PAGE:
By Mark Sandford, Spiritual Director - Elijah House USA
Others cannot be transformed by our efforts alone. We can pray that they be strengthened in their inner being, (Eph. 3:16) which may help them choose to repent and change. If they commit a sin not leading to death, we can pray that God will give them life (I John 5:16), which may draw them toward God, and therefore toward repentance. We can pray to take captive their stronghold of thought (II Cor. 10:5), which may free them to think for themselves, and thus enable them to choose to repent. We can even repent on their behalf.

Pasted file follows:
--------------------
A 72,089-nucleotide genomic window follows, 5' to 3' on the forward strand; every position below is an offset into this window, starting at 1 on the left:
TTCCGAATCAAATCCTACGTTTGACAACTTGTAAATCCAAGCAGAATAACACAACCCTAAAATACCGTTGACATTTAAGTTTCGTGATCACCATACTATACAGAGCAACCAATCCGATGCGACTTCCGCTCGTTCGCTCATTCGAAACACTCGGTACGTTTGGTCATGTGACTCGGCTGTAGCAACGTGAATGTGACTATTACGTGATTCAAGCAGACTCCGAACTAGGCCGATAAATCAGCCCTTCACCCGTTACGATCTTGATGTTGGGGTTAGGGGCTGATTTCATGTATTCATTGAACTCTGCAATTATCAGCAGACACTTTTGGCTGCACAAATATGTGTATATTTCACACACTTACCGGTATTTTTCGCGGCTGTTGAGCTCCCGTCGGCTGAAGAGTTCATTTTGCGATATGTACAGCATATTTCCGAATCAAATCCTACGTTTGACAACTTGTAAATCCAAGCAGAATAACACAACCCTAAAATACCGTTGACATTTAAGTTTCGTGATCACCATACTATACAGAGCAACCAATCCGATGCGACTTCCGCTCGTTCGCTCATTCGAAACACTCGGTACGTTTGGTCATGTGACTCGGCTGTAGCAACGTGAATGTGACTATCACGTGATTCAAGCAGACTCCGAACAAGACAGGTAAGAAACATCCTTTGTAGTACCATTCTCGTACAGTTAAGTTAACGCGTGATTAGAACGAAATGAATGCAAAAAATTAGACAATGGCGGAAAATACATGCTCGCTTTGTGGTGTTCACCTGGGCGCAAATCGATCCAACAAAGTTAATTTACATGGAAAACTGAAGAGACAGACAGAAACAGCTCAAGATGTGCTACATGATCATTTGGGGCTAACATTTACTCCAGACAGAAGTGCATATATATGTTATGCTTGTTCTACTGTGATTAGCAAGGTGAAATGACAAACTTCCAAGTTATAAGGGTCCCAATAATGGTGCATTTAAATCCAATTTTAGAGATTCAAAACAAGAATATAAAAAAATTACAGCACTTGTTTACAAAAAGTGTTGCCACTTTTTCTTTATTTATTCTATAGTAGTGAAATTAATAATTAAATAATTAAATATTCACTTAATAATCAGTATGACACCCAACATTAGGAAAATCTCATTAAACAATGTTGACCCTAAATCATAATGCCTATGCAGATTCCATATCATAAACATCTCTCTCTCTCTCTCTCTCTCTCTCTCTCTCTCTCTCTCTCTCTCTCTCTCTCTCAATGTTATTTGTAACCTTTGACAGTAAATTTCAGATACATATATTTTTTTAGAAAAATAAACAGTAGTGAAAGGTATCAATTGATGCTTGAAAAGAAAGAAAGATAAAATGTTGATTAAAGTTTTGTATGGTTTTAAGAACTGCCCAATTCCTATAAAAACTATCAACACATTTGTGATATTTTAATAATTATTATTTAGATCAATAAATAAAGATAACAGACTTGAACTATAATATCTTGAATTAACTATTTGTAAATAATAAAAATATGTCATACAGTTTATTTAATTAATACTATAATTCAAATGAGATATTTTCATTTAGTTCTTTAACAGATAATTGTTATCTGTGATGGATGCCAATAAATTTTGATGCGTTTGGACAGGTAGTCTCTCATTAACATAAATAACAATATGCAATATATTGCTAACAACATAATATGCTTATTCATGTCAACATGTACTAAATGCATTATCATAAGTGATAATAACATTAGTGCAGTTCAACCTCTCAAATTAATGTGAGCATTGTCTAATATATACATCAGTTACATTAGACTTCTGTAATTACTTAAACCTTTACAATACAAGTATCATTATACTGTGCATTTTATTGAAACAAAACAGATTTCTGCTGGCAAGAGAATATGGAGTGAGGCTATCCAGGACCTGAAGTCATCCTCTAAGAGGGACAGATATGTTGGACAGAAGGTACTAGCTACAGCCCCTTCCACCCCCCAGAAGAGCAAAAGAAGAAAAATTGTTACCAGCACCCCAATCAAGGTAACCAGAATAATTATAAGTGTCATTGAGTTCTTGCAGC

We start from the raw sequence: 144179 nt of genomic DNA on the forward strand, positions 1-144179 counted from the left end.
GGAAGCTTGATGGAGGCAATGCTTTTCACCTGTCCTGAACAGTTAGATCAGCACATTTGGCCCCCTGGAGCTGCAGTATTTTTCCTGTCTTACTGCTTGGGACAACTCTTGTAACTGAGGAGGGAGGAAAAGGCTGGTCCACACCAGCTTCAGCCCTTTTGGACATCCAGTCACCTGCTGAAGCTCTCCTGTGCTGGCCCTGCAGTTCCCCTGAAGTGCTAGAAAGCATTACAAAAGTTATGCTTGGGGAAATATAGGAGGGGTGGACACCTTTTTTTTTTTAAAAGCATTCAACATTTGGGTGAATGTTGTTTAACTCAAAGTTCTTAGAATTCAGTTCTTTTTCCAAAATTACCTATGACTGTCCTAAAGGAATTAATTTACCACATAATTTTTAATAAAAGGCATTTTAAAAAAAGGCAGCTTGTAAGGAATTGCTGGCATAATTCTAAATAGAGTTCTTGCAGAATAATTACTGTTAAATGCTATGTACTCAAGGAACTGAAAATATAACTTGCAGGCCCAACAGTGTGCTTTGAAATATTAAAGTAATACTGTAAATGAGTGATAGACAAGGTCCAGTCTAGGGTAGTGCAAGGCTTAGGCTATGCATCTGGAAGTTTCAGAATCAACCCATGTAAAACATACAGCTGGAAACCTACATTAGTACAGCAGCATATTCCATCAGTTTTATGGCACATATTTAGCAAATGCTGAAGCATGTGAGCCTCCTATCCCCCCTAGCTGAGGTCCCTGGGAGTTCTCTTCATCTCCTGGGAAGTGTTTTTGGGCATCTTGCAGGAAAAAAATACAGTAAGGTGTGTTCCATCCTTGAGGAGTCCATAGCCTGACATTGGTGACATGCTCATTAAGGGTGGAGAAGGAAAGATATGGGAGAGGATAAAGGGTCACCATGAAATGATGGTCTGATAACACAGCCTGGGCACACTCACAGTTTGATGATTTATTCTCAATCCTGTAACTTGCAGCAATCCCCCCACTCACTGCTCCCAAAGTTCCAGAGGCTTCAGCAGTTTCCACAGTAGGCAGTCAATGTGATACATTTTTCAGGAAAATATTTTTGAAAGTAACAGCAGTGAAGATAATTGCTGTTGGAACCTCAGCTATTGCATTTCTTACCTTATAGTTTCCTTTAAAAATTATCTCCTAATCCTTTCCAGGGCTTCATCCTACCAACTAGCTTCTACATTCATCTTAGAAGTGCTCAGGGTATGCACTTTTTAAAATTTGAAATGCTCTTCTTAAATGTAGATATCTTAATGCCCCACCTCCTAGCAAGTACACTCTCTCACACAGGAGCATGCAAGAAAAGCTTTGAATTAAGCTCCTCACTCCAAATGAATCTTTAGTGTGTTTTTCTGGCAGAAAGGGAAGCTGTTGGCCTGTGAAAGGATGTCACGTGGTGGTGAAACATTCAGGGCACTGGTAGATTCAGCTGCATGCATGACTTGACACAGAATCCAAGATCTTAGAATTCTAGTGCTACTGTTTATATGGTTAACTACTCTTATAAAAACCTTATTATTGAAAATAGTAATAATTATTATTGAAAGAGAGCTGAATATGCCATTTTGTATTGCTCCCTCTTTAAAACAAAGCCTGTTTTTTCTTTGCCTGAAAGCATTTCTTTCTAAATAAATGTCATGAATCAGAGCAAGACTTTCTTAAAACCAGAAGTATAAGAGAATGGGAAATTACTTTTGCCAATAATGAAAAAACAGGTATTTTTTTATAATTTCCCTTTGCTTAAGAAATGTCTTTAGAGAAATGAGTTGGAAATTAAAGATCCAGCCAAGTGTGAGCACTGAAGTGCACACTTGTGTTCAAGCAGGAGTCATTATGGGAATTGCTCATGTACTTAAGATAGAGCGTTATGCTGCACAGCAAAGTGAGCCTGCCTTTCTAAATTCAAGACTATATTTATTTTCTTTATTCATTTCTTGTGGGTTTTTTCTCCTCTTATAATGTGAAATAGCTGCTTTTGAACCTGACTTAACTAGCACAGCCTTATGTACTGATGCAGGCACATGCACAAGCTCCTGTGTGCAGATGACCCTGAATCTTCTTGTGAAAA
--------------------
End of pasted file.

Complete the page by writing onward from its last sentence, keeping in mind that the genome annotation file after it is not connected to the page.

An example of Identificational repentance: Nehemiah 1:6 – “Let Your ear now be attentive and your eyes open to hear the prayer of Your servant which I am praying before You now, day and night, on behalf of the sons of Israel Your servants, confessing the sins of the sons of Israel which we have sinned against You; I and my father’s house have sinned.’ In this passage, Nehemiah was not leading the Israelites in group prayer; he was praying as an individual on behalf of the nation.
But repentance on behalf of others does not transform them; it only places the cross between them and the reaping of what they have sown. The choice to repent (and therefore be transformed) is theirs alone. “For we will all stand before God’s judgment seat. It is written: ‘As surely as I live,’ says the Lord, ‘Every knee will bow before me; every tongue will confess to God’. So then, each of us will give an account of himself to God.” No one can give an account for us. We must give our own account. That presupposes one’s own choice to repent and be transformed.